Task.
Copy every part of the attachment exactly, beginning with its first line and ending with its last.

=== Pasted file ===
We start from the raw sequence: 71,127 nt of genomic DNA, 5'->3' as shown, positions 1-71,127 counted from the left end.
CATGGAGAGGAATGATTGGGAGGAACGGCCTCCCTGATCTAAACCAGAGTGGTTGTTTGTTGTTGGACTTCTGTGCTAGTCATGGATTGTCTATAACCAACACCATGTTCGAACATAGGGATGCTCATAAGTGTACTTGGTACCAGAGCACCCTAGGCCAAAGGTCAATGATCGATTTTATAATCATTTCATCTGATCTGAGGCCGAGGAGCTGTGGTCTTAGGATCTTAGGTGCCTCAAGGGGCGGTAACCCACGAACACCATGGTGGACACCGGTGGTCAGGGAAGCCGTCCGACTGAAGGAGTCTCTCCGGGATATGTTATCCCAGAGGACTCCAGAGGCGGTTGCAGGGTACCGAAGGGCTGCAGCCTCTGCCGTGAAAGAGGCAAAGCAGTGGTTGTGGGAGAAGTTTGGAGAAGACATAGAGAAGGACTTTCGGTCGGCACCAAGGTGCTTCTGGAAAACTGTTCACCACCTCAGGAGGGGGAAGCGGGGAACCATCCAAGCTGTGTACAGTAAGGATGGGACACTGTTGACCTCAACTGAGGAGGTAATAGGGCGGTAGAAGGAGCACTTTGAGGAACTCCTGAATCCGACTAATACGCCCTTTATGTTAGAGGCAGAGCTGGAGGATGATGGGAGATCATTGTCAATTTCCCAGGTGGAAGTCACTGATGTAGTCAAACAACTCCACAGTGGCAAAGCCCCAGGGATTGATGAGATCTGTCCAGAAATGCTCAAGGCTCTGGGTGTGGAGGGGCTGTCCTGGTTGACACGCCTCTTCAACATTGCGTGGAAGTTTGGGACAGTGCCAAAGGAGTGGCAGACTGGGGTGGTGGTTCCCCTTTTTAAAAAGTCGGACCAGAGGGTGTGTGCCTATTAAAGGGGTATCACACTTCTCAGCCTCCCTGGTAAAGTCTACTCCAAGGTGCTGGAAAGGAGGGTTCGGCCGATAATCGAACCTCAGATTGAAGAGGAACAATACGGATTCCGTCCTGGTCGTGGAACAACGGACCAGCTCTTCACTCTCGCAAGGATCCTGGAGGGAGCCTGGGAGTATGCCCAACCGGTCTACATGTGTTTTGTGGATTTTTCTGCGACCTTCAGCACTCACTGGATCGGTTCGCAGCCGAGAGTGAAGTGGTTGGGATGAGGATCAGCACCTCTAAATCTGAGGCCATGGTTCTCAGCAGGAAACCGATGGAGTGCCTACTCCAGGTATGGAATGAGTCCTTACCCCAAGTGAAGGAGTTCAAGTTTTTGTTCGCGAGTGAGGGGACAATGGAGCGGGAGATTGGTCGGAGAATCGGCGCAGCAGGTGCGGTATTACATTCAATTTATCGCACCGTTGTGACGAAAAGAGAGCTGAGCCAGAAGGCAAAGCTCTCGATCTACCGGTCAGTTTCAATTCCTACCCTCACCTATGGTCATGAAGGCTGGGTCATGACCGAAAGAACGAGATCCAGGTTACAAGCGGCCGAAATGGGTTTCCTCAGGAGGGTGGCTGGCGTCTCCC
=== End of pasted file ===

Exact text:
We start from the raw sequence: 71,127 nt of genomic DNA, 5'->3' as shown, positions 1-71,127 counted from the left end.
CATGGAGAGGAATGATTGGGAGGAACGGCCTCCCTGATCTAAACCAGAGTGGTTGTTTGTTGTTGGACTTCTGTGCTAGTCATGGATTGTCTATAACCAACACCATGTTCGAACATAGGGATGCTCATAAGTGTACTTGGTACCAGAGCACCCTAGGCCAAAGGTCAATGATCGATTTTATAATCATTTCATCTGATCTGAGGCCGAGGAGCTGTGGTCTTAGGATCTTAGGTGCCTCAAGGGGCGGTAACCCACGAACACCATGGTGGACACCGGTGGTCAGGGAAGCCGTCCGACTGAAGGAGTCTCTCCGGGATATGTTATCCCAGAGGACTCCAGAGGCGGTTGCAGGGTACCGAAGGGCTGCAGCCTCTGCCGTGAAAGAGGCAAAGCAGTGGTTGTGGGAGAAGTTTGGAGAAGACATAGAGAAGGACTTTCGGTCGGCACCAAGGTGCTTCTGGAAAACTGTTCACCACCTCAGGAGGGGGAAGCGGGGAACCATCCAAGCTGTGTACAGTAAGGATGGGACACTGTTGACCTCAACTGAGGAGGTAATAGGGCGGTAGAAGGAGCACTTTGAGGAACTCCTGAATCCGACTAATACGCCCTTTATGTTAGAGGCAGAGCTGGAGGATGATGGGAGATCATTGTCAATTTCCCAGGTGGAAGTCACTGATGTAGTCAAACAACTCCACAGTGGCAAAGCCCCAGGGATTGATGAGATCTGTCCAGAAATGCTCAAGGCTCTGGGTGTGGAGGGGCTGTCCTGGTTGACACGCCTCTTCAACATTGCGTGGAAGTTTGGGACAGTGCCAAAGGAGTGGCAGACTGGGGTGGTGGTTCCCCTTTTTAAAAAGTCGGACCAGAGGGTGTGTGCCTATTAAAGGGGTATCACACTTCTCAGCCTCCCTGGTAAAGTCTACTCCAAGGTGCTGGAAAGGAGGGTTCGGCCGATAATCGAACCTCAGATTGAAGAGGAACAATACGGATTCCGTCCTGGTCGTGGAACAACGGACCAGCTCTTCACTCTCGCAAGGATCCTGGAGGGAGCCTGGGAGTATGCCCAACCGGTCTACATGTGTTTTGTGGATTTTTCTGCGACCTTCAGCACTCACTGGATCGGTTCGCAGCCGAGAGTGAAGTGGTTGGGATGAGGATCAGCACCTCTAAATCTGAGGCCATGGTTCTCAGCAGGAAACCGATGGAGTGCCTACTCCAGGTATGGAATGAGTCCTTACCCCAAGTGAAGGAGTTCAAGTTTTTGTTCGCGAGTGAGGGGACAATGGAGCGGGAGATTGGTCGGAGAATCGGCGCAGCAGGTGCGGTATTACATTCAATTTATCGCACCGTTGTGACGAAAAGAGAGCTGAGCCAGAAGGCAAAGCTCTCGATCTACCGGTCAGTTTCAATTCCTACCCTCACCTATGGTCATGAAGGCTGGGTCATGACCGAAAGAACGAGATCCAGGTTACAAGCGGCCGAAATGGGTTTCCTCAGGAGGGTGGCTGGCGTCTCCC